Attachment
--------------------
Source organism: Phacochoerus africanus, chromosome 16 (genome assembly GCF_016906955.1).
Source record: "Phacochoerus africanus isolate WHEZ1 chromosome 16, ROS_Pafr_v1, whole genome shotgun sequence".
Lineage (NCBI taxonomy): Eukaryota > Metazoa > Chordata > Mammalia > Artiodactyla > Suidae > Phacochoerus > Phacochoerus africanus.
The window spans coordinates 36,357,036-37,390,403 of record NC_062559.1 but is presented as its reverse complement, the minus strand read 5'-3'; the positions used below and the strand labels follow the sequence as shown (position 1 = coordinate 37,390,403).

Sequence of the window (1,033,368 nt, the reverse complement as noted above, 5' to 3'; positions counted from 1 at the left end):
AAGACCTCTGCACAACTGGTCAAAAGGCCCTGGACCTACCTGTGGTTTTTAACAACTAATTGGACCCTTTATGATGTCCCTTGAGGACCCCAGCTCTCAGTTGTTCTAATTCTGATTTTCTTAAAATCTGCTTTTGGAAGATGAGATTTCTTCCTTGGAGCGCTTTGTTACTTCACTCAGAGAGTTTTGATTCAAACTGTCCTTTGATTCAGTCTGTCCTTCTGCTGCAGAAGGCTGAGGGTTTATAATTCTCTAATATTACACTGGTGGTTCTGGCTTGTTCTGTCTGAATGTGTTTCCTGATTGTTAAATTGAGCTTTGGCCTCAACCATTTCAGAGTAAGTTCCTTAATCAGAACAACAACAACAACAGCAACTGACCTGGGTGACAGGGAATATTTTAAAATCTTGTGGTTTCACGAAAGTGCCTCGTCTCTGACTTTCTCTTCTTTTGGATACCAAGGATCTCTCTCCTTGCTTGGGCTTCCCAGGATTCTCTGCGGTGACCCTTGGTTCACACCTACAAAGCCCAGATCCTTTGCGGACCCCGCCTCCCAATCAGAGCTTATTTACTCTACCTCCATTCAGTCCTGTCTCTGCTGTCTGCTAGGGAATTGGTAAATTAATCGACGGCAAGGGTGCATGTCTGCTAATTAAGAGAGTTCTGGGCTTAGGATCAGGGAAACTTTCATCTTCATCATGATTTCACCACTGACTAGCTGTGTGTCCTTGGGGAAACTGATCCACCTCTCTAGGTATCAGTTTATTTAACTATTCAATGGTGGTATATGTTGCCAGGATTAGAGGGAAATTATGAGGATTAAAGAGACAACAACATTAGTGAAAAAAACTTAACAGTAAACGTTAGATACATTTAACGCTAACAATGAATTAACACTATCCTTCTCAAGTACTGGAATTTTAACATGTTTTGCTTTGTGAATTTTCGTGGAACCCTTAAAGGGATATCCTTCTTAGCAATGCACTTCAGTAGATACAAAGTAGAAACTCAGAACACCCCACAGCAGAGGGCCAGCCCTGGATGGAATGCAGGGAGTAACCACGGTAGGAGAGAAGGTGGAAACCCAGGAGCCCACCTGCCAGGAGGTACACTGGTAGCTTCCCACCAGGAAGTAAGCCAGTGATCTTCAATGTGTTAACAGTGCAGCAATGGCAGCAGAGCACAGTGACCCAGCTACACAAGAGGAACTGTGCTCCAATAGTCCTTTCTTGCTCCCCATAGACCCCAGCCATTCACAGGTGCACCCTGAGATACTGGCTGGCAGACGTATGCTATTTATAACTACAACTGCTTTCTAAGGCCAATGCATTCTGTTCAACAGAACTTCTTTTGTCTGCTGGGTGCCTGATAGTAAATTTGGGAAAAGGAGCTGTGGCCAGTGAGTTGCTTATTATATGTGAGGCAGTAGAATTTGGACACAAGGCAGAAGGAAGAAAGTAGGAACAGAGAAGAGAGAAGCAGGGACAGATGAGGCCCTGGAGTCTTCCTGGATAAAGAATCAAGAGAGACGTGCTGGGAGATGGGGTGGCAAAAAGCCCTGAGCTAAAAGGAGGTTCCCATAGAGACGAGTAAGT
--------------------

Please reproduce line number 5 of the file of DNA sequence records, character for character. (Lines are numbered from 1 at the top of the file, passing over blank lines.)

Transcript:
Sequence of the window (1,033,368 nt, the reverse complement as noted above, 5' to 3'; positions counted from 1 at the left end):